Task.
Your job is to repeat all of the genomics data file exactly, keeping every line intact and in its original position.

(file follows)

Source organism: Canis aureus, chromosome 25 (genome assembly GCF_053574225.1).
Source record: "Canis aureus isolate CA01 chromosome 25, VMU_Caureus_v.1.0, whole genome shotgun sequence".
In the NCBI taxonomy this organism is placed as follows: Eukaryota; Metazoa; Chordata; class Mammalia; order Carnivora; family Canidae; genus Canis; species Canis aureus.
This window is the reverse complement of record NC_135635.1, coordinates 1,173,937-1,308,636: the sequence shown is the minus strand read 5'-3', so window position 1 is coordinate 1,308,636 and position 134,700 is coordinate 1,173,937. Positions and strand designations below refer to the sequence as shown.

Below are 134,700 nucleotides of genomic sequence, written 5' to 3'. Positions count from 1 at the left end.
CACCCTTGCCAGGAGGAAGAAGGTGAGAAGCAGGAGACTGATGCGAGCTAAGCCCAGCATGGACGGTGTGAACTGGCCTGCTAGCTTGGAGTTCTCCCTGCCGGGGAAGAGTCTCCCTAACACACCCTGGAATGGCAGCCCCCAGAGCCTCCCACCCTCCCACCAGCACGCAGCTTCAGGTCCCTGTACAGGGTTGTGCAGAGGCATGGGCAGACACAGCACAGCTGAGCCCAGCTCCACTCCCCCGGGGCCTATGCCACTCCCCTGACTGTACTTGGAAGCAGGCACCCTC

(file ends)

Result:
Source organism: Canis aureus, chromosome 25 (genome assembly GCF_053574225.1).
Source record: "Canis aureus isolate CA01 chromosome 25, VMU_Caureus_v.1.0, whole genome shotgun sequence".
In the NCBI taxonomy this organism is placed as follows: Eukaryota; Metazoa; Chordata; class Mammalia; order Carnivora; family Canidae; genus Canis; species Canis aureus.
This window is the reverse complement of record NC_135635.1, coordinates 1,173,937-1,308,636: the sequence shown is the minus strand read 5'-3', so window position 1 is coordinate 1,308,636 and position 134,700 is coordinate 1,173,937. Positions and strand designations below refer to the sequence as shown.

Below are 134,700 nucleotides of genomic sequence, written 5' to 3'. Positions count from 1 at the left end.
CACCCTTGCCAGGAGGAAGAAGGTGAGAAGCAGGAGACTGATGCGAGCTAAGCCCAGCATGGACGGTGTGAACTGGCCTGCTAGCTTGGAGTTCTCCCTGCCGGGGAAGAGTCTCCCTAACACACCCTGGAATGGCAGCCCCCAGAGCCTCCCACCCTCCCACCAGCACGCAGCTTCAGGTCCCTGTACAGGGTTGTGCAGAGGCATGGGCAGACACAGCACAGCTGAGCCCAGCTCCACTCCCCCGGGGCCTATGCCACTCCCCTGACTGTACTTGGAAGCAGGCACCCTC